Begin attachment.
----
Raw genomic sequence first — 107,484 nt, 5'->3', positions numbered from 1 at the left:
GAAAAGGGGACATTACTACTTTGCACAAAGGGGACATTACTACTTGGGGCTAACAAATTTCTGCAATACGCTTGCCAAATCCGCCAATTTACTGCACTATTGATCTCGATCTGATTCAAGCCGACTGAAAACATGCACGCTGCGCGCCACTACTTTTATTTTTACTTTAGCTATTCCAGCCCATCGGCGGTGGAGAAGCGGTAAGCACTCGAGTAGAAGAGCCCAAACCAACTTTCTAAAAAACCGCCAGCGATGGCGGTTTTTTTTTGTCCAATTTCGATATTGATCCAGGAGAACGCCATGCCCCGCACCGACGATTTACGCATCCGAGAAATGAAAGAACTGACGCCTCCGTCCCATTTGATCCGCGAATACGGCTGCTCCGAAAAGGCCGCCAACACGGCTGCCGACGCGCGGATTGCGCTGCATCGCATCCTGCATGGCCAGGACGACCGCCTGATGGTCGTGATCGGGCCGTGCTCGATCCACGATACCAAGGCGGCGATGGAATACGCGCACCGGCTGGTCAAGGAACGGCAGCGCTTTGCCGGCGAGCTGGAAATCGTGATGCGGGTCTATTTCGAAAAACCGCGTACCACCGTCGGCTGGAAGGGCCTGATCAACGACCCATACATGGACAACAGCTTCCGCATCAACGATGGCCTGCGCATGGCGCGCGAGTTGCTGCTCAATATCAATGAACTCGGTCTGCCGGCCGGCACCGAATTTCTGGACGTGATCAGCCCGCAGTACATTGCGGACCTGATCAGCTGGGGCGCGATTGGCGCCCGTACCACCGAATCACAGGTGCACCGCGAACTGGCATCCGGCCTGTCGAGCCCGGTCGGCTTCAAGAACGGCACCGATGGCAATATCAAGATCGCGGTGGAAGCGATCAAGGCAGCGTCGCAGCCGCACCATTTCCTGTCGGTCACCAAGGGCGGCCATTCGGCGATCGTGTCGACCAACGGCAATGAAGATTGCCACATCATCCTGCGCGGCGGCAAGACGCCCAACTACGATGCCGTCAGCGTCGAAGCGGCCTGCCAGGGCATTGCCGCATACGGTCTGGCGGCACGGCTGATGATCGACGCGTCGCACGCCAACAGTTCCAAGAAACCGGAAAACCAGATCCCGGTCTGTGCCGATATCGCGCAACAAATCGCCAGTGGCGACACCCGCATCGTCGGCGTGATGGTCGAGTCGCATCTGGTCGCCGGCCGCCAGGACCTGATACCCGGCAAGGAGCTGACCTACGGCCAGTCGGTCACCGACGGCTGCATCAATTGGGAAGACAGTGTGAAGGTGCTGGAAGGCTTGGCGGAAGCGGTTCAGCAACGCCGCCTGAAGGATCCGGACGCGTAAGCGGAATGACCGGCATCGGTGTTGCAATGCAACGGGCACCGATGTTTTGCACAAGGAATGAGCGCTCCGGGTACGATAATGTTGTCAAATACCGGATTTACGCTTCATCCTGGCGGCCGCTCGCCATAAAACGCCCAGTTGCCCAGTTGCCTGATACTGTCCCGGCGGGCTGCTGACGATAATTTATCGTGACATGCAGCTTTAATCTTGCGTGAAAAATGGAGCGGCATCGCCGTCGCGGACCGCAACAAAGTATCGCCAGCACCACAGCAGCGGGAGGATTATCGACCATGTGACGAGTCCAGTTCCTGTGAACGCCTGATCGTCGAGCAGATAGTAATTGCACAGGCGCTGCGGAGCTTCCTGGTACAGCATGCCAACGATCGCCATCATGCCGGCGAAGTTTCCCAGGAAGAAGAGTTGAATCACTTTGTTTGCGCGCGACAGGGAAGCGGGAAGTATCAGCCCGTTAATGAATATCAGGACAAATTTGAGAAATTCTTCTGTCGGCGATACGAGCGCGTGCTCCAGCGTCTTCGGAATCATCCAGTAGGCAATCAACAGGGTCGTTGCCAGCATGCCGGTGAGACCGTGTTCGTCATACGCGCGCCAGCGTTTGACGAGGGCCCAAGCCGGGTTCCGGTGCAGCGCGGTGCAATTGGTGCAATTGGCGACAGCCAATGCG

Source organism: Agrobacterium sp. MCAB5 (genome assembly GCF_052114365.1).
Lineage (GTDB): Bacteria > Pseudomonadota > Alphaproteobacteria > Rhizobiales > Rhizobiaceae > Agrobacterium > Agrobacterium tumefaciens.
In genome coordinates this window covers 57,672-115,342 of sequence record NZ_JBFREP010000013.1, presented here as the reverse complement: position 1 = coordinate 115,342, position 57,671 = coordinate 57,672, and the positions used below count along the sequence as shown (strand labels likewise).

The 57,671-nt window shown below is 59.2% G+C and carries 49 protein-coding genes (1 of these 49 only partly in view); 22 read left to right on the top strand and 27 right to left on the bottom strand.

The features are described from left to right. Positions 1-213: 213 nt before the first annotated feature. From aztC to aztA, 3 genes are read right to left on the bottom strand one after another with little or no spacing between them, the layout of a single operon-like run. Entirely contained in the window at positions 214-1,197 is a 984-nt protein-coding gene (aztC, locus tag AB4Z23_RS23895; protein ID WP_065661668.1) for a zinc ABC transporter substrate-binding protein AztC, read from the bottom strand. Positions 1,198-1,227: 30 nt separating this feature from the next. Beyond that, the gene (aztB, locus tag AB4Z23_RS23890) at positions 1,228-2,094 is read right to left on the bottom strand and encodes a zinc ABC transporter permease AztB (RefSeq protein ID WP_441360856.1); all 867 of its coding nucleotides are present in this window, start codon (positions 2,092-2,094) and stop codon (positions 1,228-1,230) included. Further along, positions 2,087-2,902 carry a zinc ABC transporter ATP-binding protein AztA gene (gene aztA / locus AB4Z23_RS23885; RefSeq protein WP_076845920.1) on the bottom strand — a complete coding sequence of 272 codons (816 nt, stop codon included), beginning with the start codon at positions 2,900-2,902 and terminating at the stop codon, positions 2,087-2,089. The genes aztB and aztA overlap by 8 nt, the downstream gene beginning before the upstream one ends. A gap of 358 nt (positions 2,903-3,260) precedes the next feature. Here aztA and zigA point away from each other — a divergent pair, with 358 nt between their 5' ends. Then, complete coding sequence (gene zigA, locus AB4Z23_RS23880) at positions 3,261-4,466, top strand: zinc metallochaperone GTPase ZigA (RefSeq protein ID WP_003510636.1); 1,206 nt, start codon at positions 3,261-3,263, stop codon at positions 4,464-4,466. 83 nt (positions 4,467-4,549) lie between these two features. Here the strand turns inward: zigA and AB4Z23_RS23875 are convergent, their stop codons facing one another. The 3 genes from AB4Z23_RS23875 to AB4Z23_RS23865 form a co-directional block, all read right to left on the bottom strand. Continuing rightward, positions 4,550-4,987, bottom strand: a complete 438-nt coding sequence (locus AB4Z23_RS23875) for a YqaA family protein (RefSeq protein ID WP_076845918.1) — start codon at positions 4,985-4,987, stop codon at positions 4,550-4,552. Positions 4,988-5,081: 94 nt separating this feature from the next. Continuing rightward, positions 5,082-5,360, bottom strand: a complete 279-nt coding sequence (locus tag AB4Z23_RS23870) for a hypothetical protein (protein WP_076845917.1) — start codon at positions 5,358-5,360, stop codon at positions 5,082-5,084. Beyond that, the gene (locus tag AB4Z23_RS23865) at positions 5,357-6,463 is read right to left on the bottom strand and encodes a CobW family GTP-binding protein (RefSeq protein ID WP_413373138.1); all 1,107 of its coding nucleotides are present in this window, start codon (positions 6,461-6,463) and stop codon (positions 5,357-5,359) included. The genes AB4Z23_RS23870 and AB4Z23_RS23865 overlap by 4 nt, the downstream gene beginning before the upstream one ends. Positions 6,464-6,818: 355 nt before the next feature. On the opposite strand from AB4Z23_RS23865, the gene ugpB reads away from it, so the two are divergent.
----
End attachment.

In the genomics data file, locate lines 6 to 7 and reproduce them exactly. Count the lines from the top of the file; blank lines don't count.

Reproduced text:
The 57,671-nt window shown below is 59.2% G+C and carries 49 protein-coding genes (1 of these 49 only partly in view); 22 read left to right on the top strand and 27 right to left on the bottom strand.

The features are described from left to right. Positions 1-213: 213 nt before the first annotated feature. From aztC to aztA, 3 genes are read right to left on the bottom strand one after another with little or no spacing between them, the layout of a single operon-like run. Entirely contained in the window at positions 214-1,197 is a 984-nt protein-coding gene (aztC, locus tag AB4Z23_RS23895; protein ID WP_065661668.1) for a zinc ABC transporter substrate-binding protein AztC, read from the bottom strand. Positions 1,198-1,227: 30 nt separating this feature from the next. Beyond that, the gene (aztB, locus tag AB4Z23_RS23890) at positions 1,228-2,094 is read right to left on the bottom strand and encodes a zinc ABC transporter permease AztB (RefSeq protein ID WP_441360856.1); all 867 of its coding nucleotides are present in this window, start codon (positions 2,092-2,094) and stop codon (positions 1,228-1,230) included. Further along, positions 2,087-2,902 carry a zinc ABC transporter ATP-binding protein AztA gene (gene aztA / locus AB4Z23_RS23885; RefSeq protein WP_076845920.1) on the bottom strand — a complete coding sequence of 272 codons (816 nt, stop codon included), beginning with the start codon at positions 2,900-2,902 and terminating at the stop codon, positions 2,087-2,089. The genes aztB and aztA overlap by 8 nt, the downstream gene beginning before the upstream one ends. A gap of 358 nt (positions 2,903-3,260) precedes the next feature. Here aztA and zigA point away from each other — a divergent pair, with 358 nt between their 5' ends. Then, complete coding sequence (gene zigA, locus AB4Z23_RS23880) at positions 3,261-4,466, top strand: zinc metallochaperone GTPase ZigA (RefSeq protein ID WP_003510636.1); 1,206 nt, start codon at positions 3,261-3,263, stop codon at positions 4,464-4,466. 83 nt (positions 4,467-4,549) lie between these two features. Here the strand turns inward: zigA and AB4Z23_RS23875 are convergent, their stop codons facing one another. The 3 genes from AB4Z23_RS23875 to AB4Z23_RS23865 form a co-directional block, all read right to left on the bottom strand. Continuing rightward, positions 4,550-4,987, bottom strand: a complete 438-nt coding sequence (locus AB4Z23_RS23875) for a YqaA family protein (RefSeq protein ID WP_076845918.1) — start codon at positions 4,985-4,987, stop codon at positions 4,550-4,552. Positions 4,988-5,081: 94 nt separating this feature from the next. Continuing rightward, positions 5,082-5,360, bottom strand: a complete 279-nt coding sequence (locus tag AB4Z23_RS23870) for a hypothetical protein (protein WP_076845917.1) — start codon at positions 5,358-5,360, stop codon at positions 5,082-5,084. Beyond that, the gene (locus tag AB4Z23_RS23865) at positions 5,357-6,463 is read right to left on the bottom strand and encodes a CobW family GTP-binding protein (RefSeq protein ID WP_413373138.1); all 1,107 of its coding nucleotides are present in this window, start codon (positions 6,461-6,463) and stop codon (positions 5,357-5,359) included. The genes AB4Z23_RS23870 and AB4Z23_RS23865 overlap by 4 nt, the downstream gene beginning before the upstream one ends. Positions 6,464-6,818: 355 nt before the next feature. On the opposite strand from AB4Z23_RS23865, the gene ugpB reads away from it, so the two are divergent.